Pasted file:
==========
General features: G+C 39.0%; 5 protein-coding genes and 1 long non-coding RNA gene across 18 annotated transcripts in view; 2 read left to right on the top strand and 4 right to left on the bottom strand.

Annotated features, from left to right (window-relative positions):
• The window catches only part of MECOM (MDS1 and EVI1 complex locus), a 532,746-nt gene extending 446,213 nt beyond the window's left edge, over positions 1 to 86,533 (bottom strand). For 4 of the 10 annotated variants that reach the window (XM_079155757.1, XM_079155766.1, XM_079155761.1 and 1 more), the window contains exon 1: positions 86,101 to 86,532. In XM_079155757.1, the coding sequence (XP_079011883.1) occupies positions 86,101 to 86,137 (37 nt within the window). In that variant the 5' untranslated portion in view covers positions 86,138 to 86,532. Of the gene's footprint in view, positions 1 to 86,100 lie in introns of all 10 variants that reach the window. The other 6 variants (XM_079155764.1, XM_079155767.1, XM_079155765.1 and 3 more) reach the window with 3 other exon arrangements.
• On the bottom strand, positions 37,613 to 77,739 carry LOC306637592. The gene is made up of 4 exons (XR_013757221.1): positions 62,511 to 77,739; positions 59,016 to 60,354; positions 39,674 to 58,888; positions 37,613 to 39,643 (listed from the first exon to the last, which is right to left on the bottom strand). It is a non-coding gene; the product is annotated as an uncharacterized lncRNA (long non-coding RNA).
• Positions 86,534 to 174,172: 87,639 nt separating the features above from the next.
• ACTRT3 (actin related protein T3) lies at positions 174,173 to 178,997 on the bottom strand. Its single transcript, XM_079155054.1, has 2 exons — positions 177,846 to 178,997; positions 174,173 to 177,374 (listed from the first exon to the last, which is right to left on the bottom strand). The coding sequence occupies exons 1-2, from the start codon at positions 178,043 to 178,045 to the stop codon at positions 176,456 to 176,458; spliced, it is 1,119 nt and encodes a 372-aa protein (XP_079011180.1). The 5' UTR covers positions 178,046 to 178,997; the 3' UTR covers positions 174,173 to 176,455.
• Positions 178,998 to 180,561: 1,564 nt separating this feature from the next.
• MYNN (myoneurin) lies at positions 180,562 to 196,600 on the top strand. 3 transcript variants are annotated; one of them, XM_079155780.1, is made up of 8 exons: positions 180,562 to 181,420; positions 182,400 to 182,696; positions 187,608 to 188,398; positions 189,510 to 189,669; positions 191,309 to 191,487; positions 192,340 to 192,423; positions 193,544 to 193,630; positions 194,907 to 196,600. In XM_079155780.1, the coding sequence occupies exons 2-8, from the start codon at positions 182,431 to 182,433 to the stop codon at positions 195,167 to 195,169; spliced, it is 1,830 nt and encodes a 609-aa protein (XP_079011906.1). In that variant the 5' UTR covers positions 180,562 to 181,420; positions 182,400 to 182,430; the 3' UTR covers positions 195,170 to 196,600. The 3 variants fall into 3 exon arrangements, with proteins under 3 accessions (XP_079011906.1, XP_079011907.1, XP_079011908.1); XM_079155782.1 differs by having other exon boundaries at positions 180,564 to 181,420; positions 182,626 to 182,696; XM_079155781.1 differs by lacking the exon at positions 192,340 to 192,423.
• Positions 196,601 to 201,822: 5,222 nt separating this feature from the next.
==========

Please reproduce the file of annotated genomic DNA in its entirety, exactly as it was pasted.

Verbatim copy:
General features: G+C 39.0%; 5 protein-coding genes and 1 long non-coding RNA gene across 18 annotated transcripts in view; 2 read left to right on the top strand and 4 right to left on the bottom strand.

Annotated features, from left to right (window-relative positions):
• The window catches only part of MECOM (MDS1 and EVI1 complex locus), a 532,746-nt gene extending 446,213 nt beyond the window's left edge, over positions 1 to 86,533 (bottom strand). For 4 of the 10 annotated variants that reach the window (XM_079155757.1, XM_079155766.1, XM_079155761.1 and 1 more), the window contains exon 1: positions 86,101 to 86,532. In XM_079155757.1, the coding sequence (XP_079011883.1) occupies positions 86,101 to 86,137 (37 nt within the window). In that variant the 5' untranslated portion in view covers positions 86,138 to 86,532. Of the gene's footprint in view, positions 1 to 86,100 lie in introns of all 10 variants that reach the window. The other 6 variants (XM_079155764.1, XM_079155767.1, XM_079155765.1 and 3 more) reach the window with 3 other exon arrangements.
• On the bottom strand, positions 37,613 to 77,739 carry LOC306637592. The gene is made up of 4 exons (XR_013757221.1): positions 62,511 to 77,739; positions 59,016 to 60,354; positions 39,674 to 58,888; positions 37,613 to 39,643 (listed from the first exon to the last, which is right to left on the bottom strand). It is a non-coding gene; the product is annotated as an uncharacterized lncRNA (long non-coding RNA).
• Positions 86,534 to 174,172: 87,639 nt separating the features above from the next.
• ACTRT3 (actin related protein T3) lies at positions 174,173 to 178,997 on the bottom strand. Its single transcript, XM_079155054.1, has 2 exons — positions 177,846 to 178,997; positions 174,173 to 177,374 (listed from the first exon to the last, which is right to left on the bottom strand). The coding sequence occupies exons 1-2, from the start codon at positions 178,043 to 178,045 to the stop codon at positions 176,456 to 176,458; spliced, it is 1,119 nt and encodes a 372-aa protein (XP_079011180.1). The 5' UTR covers positions 178,046 to 178,997; the 3' UTR covers positions 174,173 to 176,455.
• Positions 178,998 to 180,561: 1,564 nt separating this feature from the next.
• MYNN (myoneurin) lies at positions 180,562 to 196,600 on the top strand. 3 transcript variants are annotated; one of them, XM_079155780.1, is made up of 8 exons: positions 180,562 to 181,420; positions 182,400 to 182,696; positions 187,608 to 188,398; positions 189,510 to 189,669; positions 191,309 to 191,487; positions 192,340 to 192,423; positions 193,544 to 193,630; positions 194,907 to 196,600. In XM_079155780.1, the coding sequence occupies exons 2-8, from the start codon at positions 182,431 to 182,433 to the stop codon at positions 195,167 to 195,169; spliced, it is 1,830 nt and encodes a 609-aa protein (XP_079011906.1). In that variant the 5' UTR covers positions 180,562 to 181,420; positions 182,400 to 182,430; the 3' UTR covers positions 195,170 to 196,600. The 3 variants fall into 3 exon arrangements, with proteins under 3 accessions (XP_079011906.1, XP_079011907.1, XP_079011908.1); XM_079155782.1 differs by having other exon boundaries at positions 180,564 to 181,420; positions 182,626 to 182,696; XM_079155781.1 differs by lacking the exon at positions 192,340 to 192,423.
• Positions 196,601 to 201,822: 5,222 nt separating this feature from the next.